This guide has been prepared in collaboration with France based English speaking volunteer group Bereavement Support Network (BSN). BSN helps English speaking residents throughout France to manage their bereavement or terminal illness. You can contact BSN by mail at email@example.com or via their website at Bereavement Support Network.
- Registering a Death
- Bank Accounts
- Spouses's Pension
- Bereavement Grant
- UK Pensions/Benefits
- Income Tax
- Vehicle Sale/Transfer
If repatriation is required to the UK, a relative or formally appointed representative must instruct a funeral parlour in the UK and France.
Funeral parlours in both countries will need to liaise and so it is advisable not to arrange a date for the funeral in the UK before all the required procedures are completed.
If the deceased is insured, contact the insurance company who will make the arrangements.
Some credit cards also provide insurance cover. Ask for precise details of the total cost of the return journey of the hearse, or the cost of air transport.
If the death is to be recorded at the General Registrar Office in London, contact the local British Consul.
Registration of the death in the UK is not compulsory; however, it is advised in case there are later, unforeseen problems with insurance companies or legal firms.
It is much simpler in terms of cost and bureaucracy to take ashes back to the UK rather than a body. It is possible to send ashes through the post, drive them back or take them on an airline.
In all cases, you will need a certificate from the crematorium, a copy of the death certificate and permission from the prefecture. The funeral parlour will assist in obtaining the relevant permissions and ensuring the suitability of the urn.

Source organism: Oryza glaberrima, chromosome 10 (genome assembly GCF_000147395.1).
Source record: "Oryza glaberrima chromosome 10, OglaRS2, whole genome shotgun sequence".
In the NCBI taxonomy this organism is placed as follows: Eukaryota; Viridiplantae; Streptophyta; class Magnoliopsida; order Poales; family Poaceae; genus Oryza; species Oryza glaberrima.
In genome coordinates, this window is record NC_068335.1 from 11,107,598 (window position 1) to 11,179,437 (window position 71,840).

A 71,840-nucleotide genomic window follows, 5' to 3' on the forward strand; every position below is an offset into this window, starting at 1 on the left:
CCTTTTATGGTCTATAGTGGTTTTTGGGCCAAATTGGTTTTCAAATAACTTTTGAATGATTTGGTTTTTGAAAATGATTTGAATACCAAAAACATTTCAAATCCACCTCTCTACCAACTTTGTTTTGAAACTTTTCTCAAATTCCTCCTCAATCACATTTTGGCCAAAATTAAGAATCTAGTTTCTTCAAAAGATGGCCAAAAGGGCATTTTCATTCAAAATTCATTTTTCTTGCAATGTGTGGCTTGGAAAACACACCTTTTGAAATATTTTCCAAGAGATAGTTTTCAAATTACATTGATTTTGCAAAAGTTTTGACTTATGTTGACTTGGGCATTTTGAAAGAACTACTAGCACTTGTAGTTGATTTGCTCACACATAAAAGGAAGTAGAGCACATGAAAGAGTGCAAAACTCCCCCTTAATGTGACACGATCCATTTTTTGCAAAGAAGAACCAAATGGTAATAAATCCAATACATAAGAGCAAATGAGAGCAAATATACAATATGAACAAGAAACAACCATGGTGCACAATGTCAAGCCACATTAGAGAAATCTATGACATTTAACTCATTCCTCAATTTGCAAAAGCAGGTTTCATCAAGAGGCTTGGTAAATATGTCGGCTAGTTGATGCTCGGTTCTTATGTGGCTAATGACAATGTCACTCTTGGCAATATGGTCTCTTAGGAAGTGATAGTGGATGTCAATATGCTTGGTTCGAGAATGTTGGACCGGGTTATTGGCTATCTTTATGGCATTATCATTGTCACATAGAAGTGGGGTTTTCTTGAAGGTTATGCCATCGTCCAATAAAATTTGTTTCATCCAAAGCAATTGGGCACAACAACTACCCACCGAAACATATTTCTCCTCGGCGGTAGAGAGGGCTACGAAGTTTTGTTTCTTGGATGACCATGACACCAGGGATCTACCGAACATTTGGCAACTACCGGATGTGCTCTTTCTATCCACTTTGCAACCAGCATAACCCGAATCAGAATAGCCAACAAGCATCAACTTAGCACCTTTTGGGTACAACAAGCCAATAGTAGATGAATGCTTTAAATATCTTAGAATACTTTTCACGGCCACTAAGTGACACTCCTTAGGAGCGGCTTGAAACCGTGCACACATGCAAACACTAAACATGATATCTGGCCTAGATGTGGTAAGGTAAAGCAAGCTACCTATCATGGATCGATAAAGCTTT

You should also check with the airline and UK customs to check any procedures for example some airlines may insist the ashes are placed in the hold rather than taken as hand luggage.
When a body is repatriated to England or Wales from France, the funeral parlour will take care of the formalities including obtaining a ‘laissez-passer’ from the prefecture where the death occurred. They will also need the certificat de décès, a certificate provided by a doctor that the body has no contagious diseases and the authorisation from the mairie for the closure of the coffin. They will also need the deceased’s passport, birth certificate and/or marriage certificate. Some prefectures may demand a certificate from the police confirming that they were present when the coffin is closed. The body must be embalmed and the coffin be of a specific type for transportation.
If the death occurred in straightforward circumstances there is no requirement for an inquest. If the body is to be cremated in the UK the Home Office will issue a cremation order. In Scotland, it is the Scottish Office which gives permits for cremation. There is no equivalent order for burials.
A coroner will only hold an inquest or postmortem examination if the death was not natural or the cause unknown. However, as cause of death is not stated on a French death certificate, the coroner may require a postmortem even if an autopsy has already been performed in France, as he will not have information from, or access to, the French judicial file.
The Guides to France are published for general information only.
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